Recordially, Lou Curtiss

A Lady Named Mary McCaslin

Mary McCaslin

It was late in the year of 1968 and Bob Cline and Monroe Jeffery were running a coffee house in La Mesa called the Bifrost Bridge (in the old building that used to house another club with a Norse motif: The Land of Oden) and times were hard. Conrad Von Metzke, a mutual friend of ours, was trying to help them out by attracting some well-known performers to the club. I was sort of in the helping-out business too and had passed along some contacts outside of San Diego, resulting in securing a booking for the great Texas bluesman Sam “Lightning” Hopkins. So Conrad needed an opening act. I suggested that he talk to Ed Douglas, who, along with being part owner of the Blue Guitar, he was also in the sort of agent business for a number of performers. He did and Ed came up with this young performer Mary McCaslin who had just been signed to Capitol records and was making a name in L.A. clubs. Conrad went ahead and booked her and that’s how Mary came to San Diego the first time.

That first Capitol single (the Beatles song “Rain” and a Mike Nesmith song “That all happened once before”) is a collector’s item today and maybe the only way to get it would be to find the CD on the Bear Family label that issued those two sides and all the rest of the session she did for Capitol.

Mary started to come down this way more often, regularly playing at the Heritage in Mission Beach and other places (The Candy Company, etc). I had her play at the San Diego State Folk Festival for the first time in 1969 (in a duet with banjo player songstress Pam Ostergren whom she had met at the Heritage). That was the third Festival I did at SDSU and from then on Mary played at nearly all of the 20 festivals in that series.

Along about 1970 Mary recorded an LP recording for the Barnaby label (produced by San Diego’s own Larry Murray) called Goodnight Everybody (the only one of her many recordings that remains unissued) and started to get some attention from the festivals and clubs back East. She met Jim Ringer up at the Sweets Mill Folk Festival and soon the two of them were a team (on stage and in life). It was about this time that more and more of Mary’s songs started to be her own compositions. Together with Jim’s appearances with the Sweets Mill String Band, along with Kenny Hall, Jim was writing songs too.

On their next trip East Jim recorded a fine LP for the Folk Legacy label (now back in print as a CD) that Mary appeared on and a bit later she did her own LP for Vermont’s Philo label, featuring mostly her own songs. A couple of years at the SDSU Folk Festival and everyone was singing songs like “San Bernardino Waltz,” “Way Out West,” and later on her second LP Prairie in the Sky. She was also being written about for her vocal phrasing and particularly her use of complicated guitar tunings in accompaniment. She was included in articles about a “new breed of western song” and the “cowboy themes in her original songs” (like “Young Westley” and “Hollywood, my home away from home on the range”). When I started doing concerts at Folk Arts Rare Records (after the Heritage closed), Mary and Jim did one of the first (not only were they great people to listen to, they were also great to sit around and gab with).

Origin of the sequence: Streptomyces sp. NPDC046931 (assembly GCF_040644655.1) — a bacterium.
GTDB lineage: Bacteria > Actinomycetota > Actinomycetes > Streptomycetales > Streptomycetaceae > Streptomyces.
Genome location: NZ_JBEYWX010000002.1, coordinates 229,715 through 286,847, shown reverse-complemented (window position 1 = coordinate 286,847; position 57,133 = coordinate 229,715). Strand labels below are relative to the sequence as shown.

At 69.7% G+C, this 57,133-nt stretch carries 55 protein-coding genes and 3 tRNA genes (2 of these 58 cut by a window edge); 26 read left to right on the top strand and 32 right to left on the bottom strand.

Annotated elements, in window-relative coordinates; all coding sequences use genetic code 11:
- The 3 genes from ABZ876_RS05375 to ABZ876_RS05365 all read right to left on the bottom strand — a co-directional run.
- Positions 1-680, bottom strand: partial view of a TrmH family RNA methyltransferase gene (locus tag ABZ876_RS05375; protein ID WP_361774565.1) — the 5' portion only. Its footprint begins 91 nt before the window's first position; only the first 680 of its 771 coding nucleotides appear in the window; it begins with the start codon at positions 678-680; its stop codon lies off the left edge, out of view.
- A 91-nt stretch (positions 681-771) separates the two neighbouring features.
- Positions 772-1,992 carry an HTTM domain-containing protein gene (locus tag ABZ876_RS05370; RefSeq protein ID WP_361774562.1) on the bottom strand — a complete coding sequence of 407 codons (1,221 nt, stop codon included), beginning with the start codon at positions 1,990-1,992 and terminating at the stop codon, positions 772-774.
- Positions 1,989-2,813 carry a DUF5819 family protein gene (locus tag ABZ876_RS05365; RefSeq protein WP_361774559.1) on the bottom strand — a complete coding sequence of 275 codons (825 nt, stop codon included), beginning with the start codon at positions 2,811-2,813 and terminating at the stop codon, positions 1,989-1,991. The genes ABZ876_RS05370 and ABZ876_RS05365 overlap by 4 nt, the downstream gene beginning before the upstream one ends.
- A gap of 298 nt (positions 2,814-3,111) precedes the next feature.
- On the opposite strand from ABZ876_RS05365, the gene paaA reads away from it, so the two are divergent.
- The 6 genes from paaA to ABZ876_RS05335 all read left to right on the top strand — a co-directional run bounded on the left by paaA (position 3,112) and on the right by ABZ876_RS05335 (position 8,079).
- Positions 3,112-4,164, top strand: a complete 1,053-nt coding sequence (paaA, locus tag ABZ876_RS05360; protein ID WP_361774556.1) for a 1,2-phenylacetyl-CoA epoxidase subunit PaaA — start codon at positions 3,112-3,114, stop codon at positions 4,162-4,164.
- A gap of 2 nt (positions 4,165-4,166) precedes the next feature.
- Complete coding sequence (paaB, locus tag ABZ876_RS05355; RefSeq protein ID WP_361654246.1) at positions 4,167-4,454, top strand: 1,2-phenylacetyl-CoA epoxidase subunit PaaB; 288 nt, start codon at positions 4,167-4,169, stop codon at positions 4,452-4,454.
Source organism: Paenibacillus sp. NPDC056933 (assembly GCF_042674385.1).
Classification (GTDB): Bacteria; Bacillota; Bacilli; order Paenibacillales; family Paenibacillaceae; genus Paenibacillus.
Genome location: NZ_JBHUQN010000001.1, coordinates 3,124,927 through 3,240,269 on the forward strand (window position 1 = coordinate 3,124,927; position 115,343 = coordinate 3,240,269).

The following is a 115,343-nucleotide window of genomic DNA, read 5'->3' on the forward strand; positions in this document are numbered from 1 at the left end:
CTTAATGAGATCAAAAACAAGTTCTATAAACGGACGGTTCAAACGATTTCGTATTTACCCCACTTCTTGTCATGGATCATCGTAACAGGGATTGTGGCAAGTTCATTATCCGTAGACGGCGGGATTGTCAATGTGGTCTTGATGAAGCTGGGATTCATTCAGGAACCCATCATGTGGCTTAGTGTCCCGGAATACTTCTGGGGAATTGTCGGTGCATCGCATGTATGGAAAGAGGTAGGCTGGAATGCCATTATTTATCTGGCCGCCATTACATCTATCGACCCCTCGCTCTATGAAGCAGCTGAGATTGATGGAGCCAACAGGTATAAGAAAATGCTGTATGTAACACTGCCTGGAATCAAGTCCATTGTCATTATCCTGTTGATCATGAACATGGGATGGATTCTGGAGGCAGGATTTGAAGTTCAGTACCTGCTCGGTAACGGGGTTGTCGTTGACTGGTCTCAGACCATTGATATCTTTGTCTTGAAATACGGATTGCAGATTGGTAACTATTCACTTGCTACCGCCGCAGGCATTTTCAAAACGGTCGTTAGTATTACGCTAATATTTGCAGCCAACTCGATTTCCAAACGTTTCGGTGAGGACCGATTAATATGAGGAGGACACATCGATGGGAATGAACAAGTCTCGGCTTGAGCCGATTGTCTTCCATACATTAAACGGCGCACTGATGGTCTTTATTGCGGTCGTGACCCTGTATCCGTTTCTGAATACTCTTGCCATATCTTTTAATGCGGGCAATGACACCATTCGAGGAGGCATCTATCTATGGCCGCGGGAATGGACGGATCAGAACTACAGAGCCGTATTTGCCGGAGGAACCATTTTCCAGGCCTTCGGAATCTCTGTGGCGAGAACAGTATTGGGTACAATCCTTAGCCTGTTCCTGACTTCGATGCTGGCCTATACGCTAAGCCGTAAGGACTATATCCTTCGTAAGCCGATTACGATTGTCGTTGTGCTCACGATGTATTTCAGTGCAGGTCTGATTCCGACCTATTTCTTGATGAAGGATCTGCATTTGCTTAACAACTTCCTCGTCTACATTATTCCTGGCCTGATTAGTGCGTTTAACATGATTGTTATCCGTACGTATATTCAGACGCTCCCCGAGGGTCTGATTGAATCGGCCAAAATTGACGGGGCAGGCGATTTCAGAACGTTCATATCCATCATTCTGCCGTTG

Mary recorded five LPs for Philo over the next few years (Jim also did a couple that Mary played on) and the two of them did an album together (The Bramble and the Rose). Mary’s final album for Philo was in partnership with Mercury Records (titled Sunny California). Both Mary and Jim would go on to each do an LP for the Flying Fish label. Their last appearance together for me was at the last San Diego State Folk Festival (the 20th) in 1987. The last time I saw them together was at the Old Time Cafe in North County in about 1990. Jim died just a few years after that appearance.

Mary continued to perform although for awhile not as often, and I think she only got down to San Diego once in the first part of the ‘90s for a San Diego Folk Heritage concert. When I started to put together the Adams Avenue Roots Festival in 1994 it was a certainty that I would invite old friend Mary McCaslin to play and she has played at both Roots and at the Adams Avenue Street Fair. Her old record label Philo sold out to Rounder Records, which has reissued most of her LPs on CD (including the Flying Fish LPs because Rounder also bought Flying Fish). In the last few years Mary has issued a couple of CDs worth of her newer material. You can check out her website for more information. (www.marymccaslin.com)

Mary’s latest project is a tour with some fellow musicians doing Jim Ringer’s songs. I’m going to be presenting their show at the Normal Heights Community Center (4649 Hawley Blvd., one block south of Adams Avenue in Normal Heights). The date of that show is Friday, January 6, 2012, at 8pm. It’s your chance to see a California music legend who has influenced a generation of singer/songwriter guitarists. Don’t miss it.

Recordially,
Lou Curtiss

  • December 2011

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